In this lab, the effect of applying stresses to a variety of chemical systems at equilibrium will be explored. The equilibrium systems to be studied are given below:

    1. Saturated Sodium Chloride Solution
      \[\ce{NaCl (s) <=> Na+ (aq) + Cl^{-}  (aq)}\]
    2. Aqueous Ammonia Solution (with phenolphthalein)
      \[\underbrace{\ce{NH3 (aq) }}_{\text{Clear}}\ce{+ H2O (l) <=> NH4^+ (aq) +}  \underbrace{\ce{OH^{-} (aq) }}_{\text{Pink}}\]
    3. Cobalt(II) Chloride Solution
      \[\underbrace{\ce{Co(H2O)6^2+ (aq) }}_{\text{Pink}} + \ce{4 Cl^{-} (aq) <=> } \underbrace{\ce{CoCl4^2- (aq) }}_{\text{Blue}} + \ce{6 H2O (l) }\]
    4. Iron(III) Thiocyanate Solution
      \[\underbrace{\ce{Fe^3+(aq) }}_{\text{Pale Yellow}} +\underbrace{\ce{SCN^{-}(aq) }}_{\text{Colorless}} \ce{<=> } \underbrace{\ce{Fe(SCN)^2+(aq) }}_{\text{Deep Red}}\]

    By observing the changes that occur (color changes, precipitate formation, etc.) the direction of a particular shift may be determined. Such shifts may then be explained by carefully examining the effect of the applied stress as dictated by Le Chatelier’s Principle. If no visible changes happen, you can assume the reaction is at equilibrium. At equilibrium, you don't see the effects of forward and reverse reactions because they occur at equal rates.

    Procedure

    Materials and Equipment

    Equipment: 10 small test tubes, test tube rack, test tube holder, hot plate, 2 medium-sized beakers (for stock solutions), 10-mL graduated cylinder, wash bottle, stirring rod, and scoopula. Sparkling water.

    Chemicals: solid \(\ce{NH4Cl}\) (s), saturated \(\ce{NaCl}\) (aq), concentrated 12 M \(\ce{HCl}\) (aq), 0.1 M \(\ce{FeCl3}\) (aq), 0.1 M \(\ce{KSCN}\) (aq), 0.1 M \(\ce{AgNO3}\) (aq), 0.1 M \(\ce{CoCl2}\) (aq), concentrated 15 M \(\ce{NH3}\) (aq), phenolphthalein, 6 M \(\ce{HNO3}\) (aq), and 10% \(\ce{NaOH}\) (aq).

    Safety

    All of the acids and bases used in this experiment (\(\ce{NH3}\), \(\ce{HCl}\), \(\ce{HNO3}\) and \(\ce{NaOH}\)) can cause chemical burns. In particular, concentrated 12 M \(\ce{HCl}\) is extremely dangerous! If any of these chemicals spill on you, immediately rinse the affected area under running water and notify your instructor. Also note that direct contact with silver nitrate (\(\ce{AgNO3}\)) will cause dark discolorations to appear on your skin. These spots will eventually fade after repeated rinses in water. Finally, in Part 3 you will be heating a solution in a test tube directly in a Bunsen burner flame. If the solution is overheated it will splatter out of the tube, so be careful not to point the tube towards anyone while heating.

    Experimental Procedure

    Record all observations on your report form. These should include, but not be limited to, color changes and precipitates. Note that solution volumes are approximate for all reactions below. Dispose of all chemical waste in the containers in the hood.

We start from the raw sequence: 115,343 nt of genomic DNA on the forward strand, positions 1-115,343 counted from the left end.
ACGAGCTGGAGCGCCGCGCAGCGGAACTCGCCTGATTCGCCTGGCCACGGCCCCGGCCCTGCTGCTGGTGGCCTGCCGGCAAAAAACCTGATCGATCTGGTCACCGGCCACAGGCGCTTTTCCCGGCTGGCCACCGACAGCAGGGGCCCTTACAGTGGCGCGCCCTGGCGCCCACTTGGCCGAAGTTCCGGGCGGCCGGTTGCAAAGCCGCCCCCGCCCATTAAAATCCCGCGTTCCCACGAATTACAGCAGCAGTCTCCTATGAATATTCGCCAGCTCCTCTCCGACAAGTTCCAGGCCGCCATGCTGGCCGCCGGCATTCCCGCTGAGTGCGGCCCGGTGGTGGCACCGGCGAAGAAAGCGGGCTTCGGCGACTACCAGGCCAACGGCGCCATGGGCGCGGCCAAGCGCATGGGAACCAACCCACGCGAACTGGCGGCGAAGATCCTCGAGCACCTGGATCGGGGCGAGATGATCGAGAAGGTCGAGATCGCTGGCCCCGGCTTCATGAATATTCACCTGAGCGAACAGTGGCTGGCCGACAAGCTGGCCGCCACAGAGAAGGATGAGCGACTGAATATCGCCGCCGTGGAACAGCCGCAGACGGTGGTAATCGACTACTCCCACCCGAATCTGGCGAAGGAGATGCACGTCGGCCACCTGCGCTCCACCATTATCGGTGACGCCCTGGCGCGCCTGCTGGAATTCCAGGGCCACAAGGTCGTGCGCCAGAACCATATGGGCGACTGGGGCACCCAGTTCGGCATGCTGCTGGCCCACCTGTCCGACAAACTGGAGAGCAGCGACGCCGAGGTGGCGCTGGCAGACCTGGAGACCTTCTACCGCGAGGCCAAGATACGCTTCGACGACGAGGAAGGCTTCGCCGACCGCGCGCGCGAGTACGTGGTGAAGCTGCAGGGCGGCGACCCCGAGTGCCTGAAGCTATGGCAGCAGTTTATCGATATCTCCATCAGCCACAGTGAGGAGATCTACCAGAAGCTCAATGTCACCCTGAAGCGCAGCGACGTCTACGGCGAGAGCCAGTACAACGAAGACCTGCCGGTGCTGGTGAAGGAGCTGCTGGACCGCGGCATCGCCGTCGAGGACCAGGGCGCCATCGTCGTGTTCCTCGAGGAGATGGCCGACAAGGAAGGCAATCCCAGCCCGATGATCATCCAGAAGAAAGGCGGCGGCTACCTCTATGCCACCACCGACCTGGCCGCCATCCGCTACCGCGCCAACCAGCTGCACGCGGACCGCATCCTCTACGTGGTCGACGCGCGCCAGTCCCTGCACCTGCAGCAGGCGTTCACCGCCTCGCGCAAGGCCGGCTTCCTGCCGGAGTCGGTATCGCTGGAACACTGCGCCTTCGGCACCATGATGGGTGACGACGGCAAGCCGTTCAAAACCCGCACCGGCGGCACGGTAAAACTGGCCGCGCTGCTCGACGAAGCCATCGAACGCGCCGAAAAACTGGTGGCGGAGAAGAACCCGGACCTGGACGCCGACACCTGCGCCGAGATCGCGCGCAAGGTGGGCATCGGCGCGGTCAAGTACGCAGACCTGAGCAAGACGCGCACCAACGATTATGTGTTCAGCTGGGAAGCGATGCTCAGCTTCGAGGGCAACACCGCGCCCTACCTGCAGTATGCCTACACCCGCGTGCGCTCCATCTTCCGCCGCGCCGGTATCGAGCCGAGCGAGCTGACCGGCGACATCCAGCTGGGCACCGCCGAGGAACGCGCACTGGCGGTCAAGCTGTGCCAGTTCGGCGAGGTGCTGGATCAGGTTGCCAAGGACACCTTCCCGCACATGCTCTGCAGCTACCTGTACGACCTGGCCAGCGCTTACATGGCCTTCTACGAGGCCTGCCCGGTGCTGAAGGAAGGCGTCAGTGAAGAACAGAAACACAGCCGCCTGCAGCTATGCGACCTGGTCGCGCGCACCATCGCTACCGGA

Part 1: Saturated Sodium Chloride Solution

    1. Place 3 mL of saturated \(\ce{NaCl}\) (aq) into a small test tube. Add one tiny crystal of NaCl to make sure it is saturated.
    2. Carefully add concentrated 12 M \(\ce{HCl}\) (aq) drop-wise to the solution in the test tube until a distinct change occurs (don't add more than 3 drops). Record your observations.

    Think about the following: In step 1, did the added crystal dissolve? Is this at equilibrium? In step 2, which concentrations changed, and in what direction? What was the net direction of the reaction you observed? How can you tell whether the reaction is at equilibrium again?

    Part 2: Aqueous Ammonia Solution

    Instructor Prep: At the beginning of lab prepare a stock solution of aqueous ammonia. Add 4 drops of concentrated 15 M \(\ce{NH3}\) (aq) and 3 drops of phenolphthalein to a 150-mL (medium) beaker, top it up with 100-mL of distilled water, and mix with a stirring rod. Label the beaker and place it on the front desk. The entire class will then use this stock solution in Part 2.

    1. Place 3-mL of the prepared stock solution into a small test tube.
    2. Add a medium scoop of \(\ce{NH4Cl}\) powder to the solution in this test tube. Record your observations.

    Think about the following: In step 1, how do you know the reaction is at equilibrium? In step 2, which concentrations changes, and in what direction? What was the net direction of the reaction you observed? How can you tell whether the reaction is at equilibrium again? In part 1, we changed the volume of the solution a bit by adding drops of another aqueous solution. What happened to the volume of the solution in part 2? 

    Part 3: Cobalt(II) Chloride Solution

    1. Label three small test tubes 1-3. Place 3 mL of 0.1 M \(\ce{CoCl2}\) (aq) into tubes #1 and #3, and 1 mL into tube #2.
    2. The solution in test tube #1 remains untouched. It is a control for comparison with other tubes.